IRVINE, Calif., Sept. 10 (UPI) -- U.S. engineers say they've looked to the common squid to develop a camouflage coating that can make objects -- or people -- invisible to infrared night scopes.
Researchers at the University of California, Irvine, in a study published in the journal Advanced Materials, report creating a biomimetic infrared camouflage coating inspired by Loliginidae, also known as pencil squids or your everyday calamari.
The team produced reflectin, a structural protein essential in the squid's ability to change color and reflect light, in common bacteria and used it to make thin, optically active films that mimic the skin of a squid.
The film's color and reflectance can shift, allowing it to disappear and reappear when visualized with an infrared camera, a university release reported Monday.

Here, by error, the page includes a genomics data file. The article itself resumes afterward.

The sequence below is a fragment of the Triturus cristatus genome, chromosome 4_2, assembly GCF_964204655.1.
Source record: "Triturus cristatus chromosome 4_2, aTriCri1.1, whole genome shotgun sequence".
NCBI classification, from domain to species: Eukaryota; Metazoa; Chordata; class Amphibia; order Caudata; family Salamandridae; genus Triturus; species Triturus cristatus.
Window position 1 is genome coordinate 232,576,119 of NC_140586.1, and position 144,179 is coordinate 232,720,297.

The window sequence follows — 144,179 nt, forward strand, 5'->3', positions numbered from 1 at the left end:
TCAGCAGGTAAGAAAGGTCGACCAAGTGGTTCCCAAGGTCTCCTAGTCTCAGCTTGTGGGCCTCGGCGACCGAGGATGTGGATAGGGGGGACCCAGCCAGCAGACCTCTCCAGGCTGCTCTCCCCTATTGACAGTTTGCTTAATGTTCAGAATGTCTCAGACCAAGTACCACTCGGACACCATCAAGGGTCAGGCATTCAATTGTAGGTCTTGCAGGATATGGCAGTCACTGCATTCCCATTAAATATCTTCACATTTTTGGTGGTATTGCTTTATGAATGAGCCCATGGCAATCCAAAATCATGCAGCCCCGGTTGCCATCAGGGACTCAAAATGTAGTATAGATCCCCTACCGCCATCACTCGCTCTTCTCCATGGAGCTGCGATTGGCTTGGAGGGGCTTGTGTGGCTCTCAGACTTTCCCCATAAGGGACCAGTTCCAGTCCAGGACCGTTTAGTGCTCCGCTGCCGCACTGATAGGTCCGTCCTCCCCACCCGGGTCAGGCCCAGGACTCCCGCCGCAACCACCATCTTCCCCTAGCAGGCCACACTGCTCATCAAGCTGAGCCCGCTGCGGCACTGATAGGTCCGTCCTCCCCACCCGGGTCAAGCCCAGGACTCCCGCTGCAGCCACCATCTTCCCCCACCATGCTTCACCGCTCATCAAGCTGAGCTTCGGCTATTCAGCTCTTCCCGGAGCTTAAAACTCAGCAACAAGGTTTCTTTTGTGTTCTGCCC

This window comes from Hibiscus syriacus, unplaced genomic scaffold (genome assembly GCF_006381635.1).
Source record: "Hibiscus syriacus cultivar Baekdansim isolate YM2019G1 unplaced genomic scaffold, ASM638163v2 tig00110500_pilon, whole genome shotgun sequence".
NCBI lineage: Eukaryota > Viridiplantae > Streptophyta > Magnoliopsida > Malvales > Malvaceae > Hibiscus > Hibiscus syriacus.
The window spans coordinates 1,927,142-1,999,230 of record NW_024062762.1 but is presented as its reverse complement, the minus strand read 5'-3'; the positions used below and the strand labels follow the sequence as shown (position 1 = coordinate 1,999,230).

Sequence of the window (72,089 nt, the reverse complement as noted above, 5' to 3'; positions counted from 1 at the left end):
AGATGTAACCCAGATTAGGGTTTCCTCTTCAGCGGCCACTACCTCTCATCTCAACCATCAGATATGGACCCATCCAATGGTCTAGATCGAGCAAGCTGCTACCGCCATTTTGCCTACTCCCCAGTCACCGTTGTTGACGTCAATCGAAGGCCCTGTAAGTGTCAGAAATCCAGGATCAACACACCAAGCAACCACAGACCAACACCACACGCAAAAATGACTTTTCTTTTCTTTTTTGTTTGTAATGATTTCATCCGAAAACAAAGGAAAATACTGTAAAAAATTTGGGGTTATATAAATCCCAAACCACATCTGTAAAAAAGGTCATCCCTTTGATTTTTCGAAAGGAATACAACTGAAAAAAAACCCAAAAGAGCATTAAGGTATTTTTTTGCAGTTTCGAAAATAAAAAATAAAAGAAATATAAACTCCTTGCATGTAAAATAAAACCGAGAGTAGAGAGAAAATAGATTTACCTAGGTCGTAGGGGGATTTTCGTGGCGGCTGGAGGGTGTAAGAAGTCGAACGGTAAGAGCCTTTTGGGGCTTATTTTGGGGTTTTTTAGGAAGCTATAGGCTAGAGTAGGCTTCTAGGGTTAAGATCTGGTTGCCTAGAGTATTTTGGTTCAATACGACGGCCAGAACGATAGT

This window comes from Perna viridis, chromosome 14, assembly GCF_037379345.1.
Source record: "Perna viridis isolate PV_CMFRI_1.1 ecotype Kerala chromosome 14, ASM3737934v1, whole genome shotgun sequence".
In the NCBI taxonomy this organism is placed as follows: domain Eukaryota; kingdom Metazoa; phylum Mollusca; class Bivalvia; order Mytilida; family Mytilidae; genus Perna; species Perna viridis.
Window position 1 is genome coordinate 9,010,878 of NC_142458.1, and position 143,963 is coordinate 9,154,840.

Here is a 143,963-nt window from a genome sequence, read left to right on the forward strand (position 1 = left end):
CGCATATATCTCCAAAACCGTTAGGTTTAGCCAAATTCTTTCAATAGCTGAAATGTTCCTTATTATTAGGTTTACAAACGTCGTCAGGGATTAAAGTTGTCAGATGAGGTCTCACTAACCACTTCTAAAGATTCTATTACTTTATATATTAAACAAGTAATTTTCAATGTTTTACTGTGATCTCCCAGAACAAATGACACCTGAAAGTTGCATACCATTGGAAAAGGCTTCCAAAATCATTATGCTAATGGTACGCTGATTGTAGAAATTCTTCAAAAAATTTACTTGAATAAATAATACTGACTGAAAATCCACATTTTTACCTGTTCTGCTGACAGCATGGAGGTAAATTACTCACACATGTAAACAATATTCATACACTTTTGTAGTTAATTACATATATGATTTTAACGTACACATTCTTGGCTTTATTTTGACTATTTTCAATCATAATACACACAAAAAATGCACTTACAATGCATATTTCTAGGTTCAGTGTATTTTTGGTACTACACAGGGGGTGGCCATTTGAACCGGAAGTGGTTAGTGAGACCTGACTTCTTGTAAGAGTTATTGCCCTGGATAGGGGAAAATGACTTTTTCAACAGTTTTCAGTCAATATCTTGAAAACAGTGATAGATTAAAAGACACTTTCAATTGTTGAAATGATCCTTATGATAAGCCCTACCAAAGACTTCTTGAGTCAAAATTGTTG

Military forces use infrared detection equipment extensively for night vision, navigation, surveillance and targeting.
"Our approach is simple and compatible with a wide array of surfaces, potentially allowing many simple objects to acquire camouflage capabilities," chemical engineering and materials science Professor Alon Gorodetsky said.
It's a step toward developing a material that will self-reconfigure in response to an external signal, he said.
"Our long-term goal is to create fabrics that can dynamically alter their texture and color to adapt to their environments," he said. "Basically, we're seeking to make shape-shifting clothing -- the stuff of science fiction -- a reality."